The semicolon itself was a Renaissance invention. It first appeared in 1494, in a book published in Venice by Aldus Manutius. “De Aetna,” Watson explains, was “an essay, written in dialogue form,” about climbing Mt. Etna. Its author, Pietro Bembo, is best known today not for his book but for the typeface, designed by Francesco Griffo, in which the first semicolon was displayed: Bembo. The mark was a hybrid between a comma and a colon, and its purpose was to prolong a pause or create a more distinct separation between parts of a sentence. In her delightful history, Watson brings the Bembo semicolon alive, describing “its comma-half tensely coiled, tail thorn-sharp beneath the perfect orb thrown high above it.” Designers, she explains, have since given the mark a “relaxed and fuzzy” look (Poliphilus), rendered it “aggressive” (Garamond), and otherwise adapted it for the modern age: “Palatino’s is a thin flapper in a big hat slouched against the wall at a party.”

The problem with the semicolon is not how it looks but what it does and how that has changed over time. In the old days, punctuation simply indicated a pause. Comma, colon: semicolon; period. Eventually, grammarians and copy editors came along and made themselves indispensable by punctuating (“pointing”) a writer’s prose “to delineate clauses properly, such that punctuation served syntax.” That is, commas, semicolons, and colons were plugged into a sentence in order to highlight, subordinate, or otherwise conduct its elements, connecting them syntactically. One of the rules is that, unless you are composing a list, a semicolon is supposed to be followed by a complete clause, capable of standing on its own. The semicolon can take the place of a conjunction, like “and” or “but,” but it should not be used in addition to it. This is what got circled in red in my attempts at scholarly criticism in graduate school. Sentence length has something to do with it—a long, complex sentence may benefit from a clarifying semicolon—but if a sentence scans without a semicolon it’s best to leave it alone.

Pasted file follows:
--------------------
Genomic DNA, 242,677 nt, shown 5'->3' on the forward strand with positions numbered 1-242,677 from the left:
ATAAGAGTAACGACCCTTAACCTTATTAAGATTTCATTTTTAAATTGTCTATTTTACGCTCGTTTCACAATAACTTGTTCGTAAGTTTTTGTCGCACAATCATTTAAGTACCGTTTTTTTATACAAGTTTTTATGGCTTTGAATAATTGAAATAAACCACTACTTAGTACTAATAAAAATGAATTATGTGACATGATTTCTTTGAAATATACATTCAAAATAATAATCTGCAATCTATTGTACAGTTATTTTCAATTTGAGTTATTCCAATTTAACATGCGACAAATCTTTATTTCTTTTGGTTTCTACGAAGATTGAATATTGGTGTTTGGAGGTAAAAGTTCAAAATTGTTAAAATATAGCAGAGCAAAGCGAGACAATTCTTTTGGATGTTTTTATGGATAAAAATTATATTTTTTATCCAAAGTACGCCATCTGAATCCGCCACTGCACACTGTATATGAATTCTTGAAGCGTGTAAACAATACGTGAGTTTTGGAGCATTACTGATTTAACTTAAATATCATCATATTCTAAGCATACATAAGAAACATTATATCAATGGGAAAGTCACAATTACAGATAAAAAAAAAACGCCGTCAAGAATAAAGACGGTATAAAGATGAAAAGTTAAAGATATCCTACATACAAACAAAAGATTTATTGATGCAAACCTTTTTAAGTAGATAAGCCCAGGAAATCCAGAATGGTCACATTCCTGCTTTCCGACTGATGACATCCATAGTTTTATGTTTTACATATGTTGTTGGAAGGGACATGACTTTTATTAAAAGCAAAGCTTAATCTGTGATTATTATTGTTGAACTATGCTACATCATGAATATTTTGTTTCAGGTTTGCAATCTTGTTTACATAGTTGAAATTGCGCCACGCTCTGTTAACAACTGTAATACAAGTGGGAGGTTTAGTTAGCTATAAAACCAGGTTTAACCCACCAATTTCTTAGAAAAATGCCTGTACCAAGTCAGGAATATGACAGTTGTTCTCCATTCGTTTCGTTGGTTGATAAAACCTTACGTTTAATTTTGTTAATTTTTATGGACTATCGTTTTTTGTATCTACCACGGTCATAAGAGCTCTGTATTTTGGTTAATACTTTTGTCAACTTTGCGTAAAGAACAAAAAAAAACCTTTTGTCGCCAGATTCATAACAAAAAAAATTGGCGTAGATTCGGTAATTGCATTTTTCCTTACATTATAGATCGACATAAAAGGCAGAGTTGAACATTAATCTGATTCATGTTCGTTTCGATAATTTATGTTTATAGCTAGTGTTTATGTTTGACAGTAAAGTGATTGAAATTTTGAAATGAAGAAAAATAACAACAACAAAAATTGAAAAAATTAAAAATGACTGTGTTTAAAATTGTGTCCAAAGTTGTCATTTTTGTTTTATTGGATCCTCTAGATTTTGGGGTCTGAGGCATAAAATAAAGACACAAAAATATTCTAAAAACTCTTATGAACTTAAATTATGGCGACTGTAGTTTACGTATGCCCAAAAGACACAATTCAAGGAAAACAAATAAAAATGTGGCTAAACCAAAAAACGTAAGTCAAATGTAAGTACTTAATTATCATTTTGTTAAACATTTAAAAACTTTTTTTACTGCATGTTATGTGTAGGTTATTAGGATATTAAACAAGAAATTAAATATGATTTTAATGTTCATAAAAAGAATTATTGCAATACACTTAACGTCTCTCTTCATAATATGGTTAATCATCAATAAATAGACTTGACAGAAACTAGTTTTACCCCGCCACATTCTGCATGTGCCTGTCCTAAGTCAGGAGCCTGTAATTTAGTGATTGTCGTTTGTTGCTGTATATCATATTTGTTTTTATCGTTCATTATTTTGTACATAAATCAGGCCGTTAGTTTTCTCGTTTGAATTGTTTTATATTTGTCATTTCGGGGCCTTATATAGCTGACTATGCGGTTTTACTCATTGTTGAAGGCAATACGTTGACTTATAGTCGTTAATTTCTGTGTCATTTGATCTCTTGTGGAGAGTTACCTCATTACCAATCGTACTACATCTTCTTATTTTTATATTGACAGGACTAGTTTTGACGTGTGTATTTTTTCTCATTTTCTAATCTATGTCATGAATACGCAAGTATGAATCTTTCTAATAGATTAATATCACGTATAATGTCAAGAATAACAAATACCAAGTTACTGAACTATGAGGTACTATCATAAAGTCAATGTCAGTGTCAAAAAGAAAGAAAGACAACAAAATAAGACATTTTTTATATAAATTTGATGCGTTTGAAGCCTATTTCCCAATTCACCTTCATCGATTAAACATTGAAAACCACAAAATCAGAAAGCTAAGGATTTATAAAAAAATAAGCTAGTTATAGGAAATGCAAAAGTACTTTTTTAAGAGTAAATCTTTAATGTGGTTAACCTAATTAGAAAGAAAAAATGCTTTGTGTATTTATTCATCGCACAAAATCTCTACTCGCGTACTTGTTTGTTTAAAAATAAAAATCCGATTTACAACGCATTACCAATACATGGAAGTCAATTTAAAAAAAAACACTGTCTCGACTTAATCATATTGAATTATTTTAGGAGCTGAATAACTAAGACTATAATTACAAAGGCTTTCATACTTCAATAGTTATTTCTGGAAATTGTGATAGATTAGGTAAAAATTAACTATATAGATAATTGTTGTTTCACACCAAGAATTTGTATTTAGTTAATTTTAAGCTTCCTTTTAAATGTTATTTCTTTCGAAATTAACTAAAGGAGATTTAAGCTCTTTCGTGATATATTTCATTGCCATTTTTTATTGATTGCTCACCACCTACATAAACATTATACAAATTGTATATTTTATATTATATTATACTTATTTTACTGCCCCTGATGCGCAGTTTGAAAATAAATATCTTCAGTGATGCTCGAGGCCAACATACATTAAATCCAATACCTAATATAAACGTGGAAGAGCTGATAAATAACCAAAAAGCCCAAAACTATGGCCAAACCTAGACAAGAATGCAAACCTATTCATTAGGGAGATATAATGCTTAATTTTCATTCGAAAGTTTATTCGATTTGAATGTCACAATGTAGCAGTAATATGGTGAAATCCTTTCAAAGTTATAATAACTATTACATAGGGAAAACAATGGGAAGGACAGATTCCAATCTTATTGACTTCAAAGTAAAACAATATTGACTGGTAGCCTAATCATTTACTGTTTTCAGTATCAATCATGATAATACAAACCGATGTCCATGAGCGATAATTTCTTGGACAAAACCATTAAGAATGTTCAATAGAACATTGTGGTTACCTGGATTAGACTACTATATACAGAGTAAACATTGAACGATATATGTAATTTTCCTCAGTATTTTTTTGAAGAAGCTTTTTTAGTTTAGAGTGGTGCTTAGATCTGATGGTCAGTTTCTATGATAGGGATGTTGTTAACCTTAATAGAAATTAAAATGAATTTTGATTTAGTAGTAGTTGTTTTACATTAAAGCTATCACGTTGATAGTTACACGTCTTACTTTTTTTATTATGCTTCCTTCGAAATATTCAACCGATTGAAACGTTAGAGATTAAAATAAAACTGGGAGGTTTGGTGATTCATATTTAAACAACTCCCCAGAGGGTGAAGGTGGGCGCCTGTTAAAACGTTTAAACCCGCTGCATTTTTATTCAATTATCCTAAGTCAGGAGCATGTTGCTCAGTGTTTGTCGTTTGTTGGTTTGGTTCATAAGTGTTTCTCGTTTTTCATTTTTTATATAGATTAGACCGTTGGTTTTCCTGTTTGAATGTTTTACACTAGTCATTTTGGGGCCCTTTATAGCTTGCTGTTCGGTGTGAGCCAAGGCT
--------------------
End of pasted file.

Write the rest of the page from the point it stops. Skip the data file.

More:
Watson has been keeping an eye out for effective semicolons for years. She calculates that there are four-thousand-odd semicolons in “Moby-Dick,” or “one for every 52 words.” Clumsy as nineteenth-century punctuation may seem to a modern reader, Melville’s semicolons, she writes, act like “sturdy little nails,” holding his wide-ranging narrative together….

Eminently worth reading in full: “Sympathy for the Semicolon,” on @ceceliawatson from @MaryNorrisTNY.

Sort of apposite (and completely entertaining/enlightening): “Naming the Unnamed: On the Many Uses of the Letter X.”

(Image above: source)

* Raven Leilani, Luster

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As we punctuate punctiliously, we might recall that it was on this date in 1990 that CBS aired the final episode of Bob Newhart’s second successful sitcom series, Newhart, in which he co-starred with Mary Fran through a 184 episode run that had started in 1982. Newhart had, of course, had a huge hit with his first series, The Bob Newhart Show, in which he co-starred with Suzanne Pleshette.

Newhart‘s ending, its final scene, is often cited as the best finale in sit-com history.

“In the sphere of thought, absurdity and perversity remain the masters of this world, and their dominion is suspended only for brief periods”*…

From a (somewhat sarcastic) 1896 essay (“The Art of Controversy”) by that gloomiest of philosophers, Arthur Schopenhauer, advice that (sadly) feels as appropriate today as it surely was then…

1. Carry your opponent’s proposition beyond its natural limits; exaggerate it. The more general your opponent’s statement becomes, the more objections you can find against it. The more restricted and narrow his or her propositions remain, the easier they are to defend by him or her.

2. Use different meanings of your opponent’s words to refute his or her argument.

3. Ignore your opponent’s proposition, which was intended to refer to a particular thing. Rather, understand it in some quite different sense, and then refute it. Attack something different than that which was asserted.

The first three of “Schopenhauer’s 38 Stratagems, or 38 Ways to Win an Argument.” Via @TheBrowser.

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* Arthur Schopenhauer, “The Art of Controversy

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As we celebrate sophistry, we might recall that it was on this date (or near; scholars disagree) in 325 that Roman Emperor Constantine I convened a gathering in which all of Scopenhauer’s tricks were surely employed: the First Council of Nicaea. An ecumenical council, it was the first effort to attain consensus in the church through an assembly representing all Christendom. Its main accomplishments were settlement of the Christological issue of the divine nature of God the Son and his relationship to God the Father, the construction of the first part of the Nicene Creed, mandating uniform observance of the date of Easter, and the promulgation of early canon law.